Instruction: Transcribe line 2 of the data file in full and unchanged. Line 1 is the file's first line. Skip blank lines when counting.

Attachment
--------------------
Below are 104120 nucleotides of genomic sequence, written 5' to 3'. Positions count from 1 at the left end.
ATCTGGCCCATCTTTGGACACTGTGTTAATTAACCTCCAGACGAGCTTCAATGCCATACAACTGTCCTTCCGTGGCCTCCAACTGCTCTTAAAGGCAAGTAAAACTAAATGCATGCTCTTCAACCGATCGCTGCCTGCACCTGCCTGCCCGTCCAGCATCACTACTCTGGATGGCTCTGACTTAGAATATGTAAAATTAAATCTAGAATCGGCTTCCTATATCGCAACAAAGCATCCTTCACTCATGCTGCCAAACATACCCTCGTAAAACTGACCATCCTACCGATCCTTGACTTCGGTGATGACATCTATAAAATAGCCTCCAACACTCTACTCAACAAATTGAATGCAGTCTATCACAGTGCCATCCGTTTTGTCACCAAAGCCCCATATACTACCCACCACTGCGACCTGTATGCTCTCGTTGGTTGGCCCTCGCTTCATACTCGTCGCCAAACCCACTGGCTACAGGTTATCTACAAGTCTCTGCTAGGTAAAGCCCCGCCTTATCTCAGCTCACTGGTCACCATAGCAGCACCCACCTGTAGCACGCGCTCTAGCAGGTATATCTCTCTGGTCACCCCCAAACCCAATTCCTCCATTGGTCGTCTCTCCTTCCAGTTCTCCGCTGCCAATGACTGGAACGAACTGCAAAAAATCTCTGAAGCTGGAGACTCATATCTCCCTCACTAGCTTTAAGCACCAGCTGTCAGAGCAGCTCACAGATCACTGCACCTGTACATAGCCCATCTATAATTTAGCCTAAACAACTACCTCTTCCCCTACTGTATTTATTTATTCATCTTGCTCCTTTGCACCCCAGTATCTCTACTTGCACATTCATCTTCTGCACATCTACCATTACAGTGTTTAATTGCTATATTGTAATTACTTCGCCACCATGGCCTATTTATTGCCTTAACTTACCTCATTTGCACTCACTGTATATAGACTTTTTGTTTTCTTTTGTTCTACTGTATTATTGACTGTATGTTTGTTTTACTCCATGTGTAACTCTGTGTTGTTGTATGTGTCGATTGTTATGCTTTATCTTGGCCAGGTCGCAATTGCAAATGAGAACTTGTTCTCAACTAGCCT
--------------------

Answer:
ATCTGGCCCATCTTTGGACACTGTGTTAATTAACCTCCAGACGAGCTTCAATGCCATACAACTGTCCTTCCGTGGCCTCCAACTGCTCTTAAAGGCAAGTAAAACTAAATGCATGCTCTTCAACCGATCGCTGCCTGCACCTGCCTGCCCGTCCAGCATCACTACTCTGGATGGCTCTGACTTAGAATATGTAAAATTAAATCTAGAATCGGCTTCCTATATCGCAACAAAGCATCCTTCACTCATGCTGCCAAACATACCCTCGTAAAACTGACCATCCTACCGATCCTTGACTTCGGTGATGACATCTATAAAATAGCCTCCAACACTCTACTCAACAAATTGAATGCAGTCTATCACAGTGCCATCCGTTTTGTCACCAAAGCCCCATATACTACCCACCACTGCGACCTGTATGCTCTCGTTGGTTGGCCCTCGCTTCATACTCGTCGCCAAACCCACTGGCTACAGGTTATCTACAAGTCTCTGCTAGGTAAAGCCCCGCCTTATCTCAGCTCACTGGTCACCATAGCAGCACCCACCTGTAGCACGCGCTCTAGCAGGTATATCTCTCTGGTCACCCCCAAACCCAATTCCTCCATTGGTCGTCTCTCCTTCCAGTTCTCCGCTGCCAATGACTGGAACGAACTGCAAAAAATCTCTGAAGCTGGAGACTCATATCTCCCTCACTAGCTTTAAGCACCAGCTGTCAGAGCAGCTCACAGATCACTGCACCTGTACATAGCCCATCTATAATTTAGCCTAAACAACTACCTCTTCCCCTACTGTATTTATTTATTCATCTTGCTCCTTTGCACCCCAGTATCTCTACTTGCACATTCATCTTCTGCACATCTACCATTACAGTGTTTAATTGCTATATTGTAATTACTTCGCCACCATGGCCTATTTATTGCCTTAACTTACCTCATTTGCACTCACTGTATATAGACTTTTTGTTTTCTTTTGTTCTACTGTATTATTGACTGTATGTTTGTTTTACTCCATGTGTAACTCTGTGTTGTTGTATGTGTCGATTGTTATGCTTTATCTTGGCCAGGTCGCAATTGCAAATGAGAACTTGTTCTCAACTAGCCT